Nearly 29 million people caught the expunging of Charlie Sheen from CBS sitcom “Two and a Half Men” Monday night. That’s the long-running sitcom’s largest audience — ever.It’s also the biggest season-debut audience for any scripted program on any network since 2005.
Also making money off Sheen on Monday night: 6.4 million tuned in to the premiere of Comedy Central’s Charlie Sheen roast. That’s the franchise’s biggest audience ever – edging out the previous record holder: the Jeff Foxworthy roast of 2005 (6.2 million). Comedy Central is particularly happy that more than half the throng was made up of 18-34 year olds – the network’s target audience. Wiliam Shatner, Mike Tyson, and Kate Walsh joined a panel of Comedy Central regulars to savage/glorify the actor, who’s now better known for his off-screen antics than his body of work.
The “Men” episode — in which Sheen’s Charlie Harper is described as having been killed when he slipped on a platform at a Paris Metro station, fell in front of an oncoming train, and exploded like “a balloon filled with meat” -- also clocked its biggest ever audience among CBS’s target audience: 18-49 year-olds.
Nearly 11 percent of the country’s audience in that age bracket tuned in to the show to see how creator Chuck Lorre would explain Ashton Kutcher, who joined the show Monday as a lovelorn internet billionaire named Walden Schmidt who buys Charlie’s Malibu pad and yet someone wants Charlie’s impecunious brother Alan (Jon Cryer) and son Jake to remain.
(The answer: He’s emotionally immature.)
Previously, the biggest audience “Men” had ever snared was the 24 million who watched an episode that aired on Monday, May 16, 2005, immediately after the series finale of “Everybody Loves Raymond.”
In much the same way “Raymond’s demise helped “Men” back then, the demise of Charlie Harper was a gift handed to the new CBS sitcom that followed. “2 Broke Girls” nabbed 19.4 million viewers – the biggest crowd for a fall comedy premiere since September of 2001.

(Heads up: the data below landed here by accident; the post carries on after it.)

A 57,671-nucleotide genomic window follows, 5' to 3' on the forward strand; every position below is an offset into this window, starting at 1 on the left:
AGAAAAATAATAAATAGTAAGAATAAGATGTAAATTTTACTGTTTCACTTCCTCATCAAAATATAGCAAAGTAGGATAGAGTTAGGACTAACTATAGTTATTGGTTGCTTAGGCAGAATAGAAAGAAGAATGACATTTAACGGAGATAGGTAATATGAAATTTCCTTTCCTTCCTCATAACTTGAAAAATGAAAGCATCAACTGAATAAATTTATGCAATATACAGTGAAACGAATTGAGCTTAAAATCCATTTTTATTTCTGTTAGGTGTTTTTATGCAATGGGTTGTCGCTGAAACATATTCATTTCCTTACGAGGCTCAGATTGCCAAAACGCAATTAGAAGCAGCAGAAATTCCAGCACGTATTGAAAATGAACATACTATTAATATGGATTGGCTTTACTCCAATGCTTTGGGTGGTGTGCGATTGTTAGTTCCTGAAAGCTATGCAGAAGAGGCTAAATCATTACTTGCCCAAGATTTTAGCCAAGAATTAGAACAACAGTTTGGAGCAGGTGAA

Monday night was CBS’s last chance to make some coin off of the Sheen saga.
In case you missed it, back in January, Warner Bros TV shut down production on the network’s hit sitcom so that Sheen, whose partying ways kept TMZ in material, could get treatment for substance abuse. Sheen insisted he was good to go weeks later, but WBTV and show creator Chuck Lorre disagreed; Sheen took to the airwaves to rant. Warner Bros. shut down the show for the rest of the TV season. Sheen ratched up the rhetoric. The studio sacked him. Sheen filed a $100 million suit. A judge said it would have to be artibrated privately because of the actor’s contract with the studio. Sheen launched his Torpedo of Truth national tour. Warner Bros. cast Ashton Kutcher to replace Sheen. Everybody took a breather.
Anyway, all these Sheen-fueled ratings are very good news for Lionsgate’s Debmar-Mercury, which is developing a new comedy series starring the actor, loosely based on the “Anger Management” flick.
But there was other, non-Sheen ratings news on the first night of the 2011-12 TV season as well.
At 10 p.m. Monday, attention shifted to the season debut of CBS’s “Castle” which handily won the hour with nearly 14 million fans tuned in. And for those of you wondering what NBC was thinking of, throwing its new, much ballyhooed “Playboy Club” into the intense Monday at 10 competition that includes “Castle” and CBS’s “Hawaii Five-O,” your answer may be “the season’s first cancellation.”
The 60’s-set drama series about characters who frequent and work in the original Playboy Club in Chicago attracted a mere 5 million curious and only a 1.6 rating in the plum age bracket advertisers lust after.
On the bright side, that would be a monster number, were the show on AMC network, like “Mad Men” – the stylish 60’s-set Madison Avenue drama that is credited with inspiring NBC’s “Playboy Club” as well as ABC’s new “PanAm.” Too bad it’s not.
That said, the NBC drama series appears to have a close commercial relationship with the Playboy company — ka-ching — and, if it’s run like “Mad Men,” other product placement will abound in upcoming episodes. In which case ratings aren’t the only factor that will determine this show’s fate.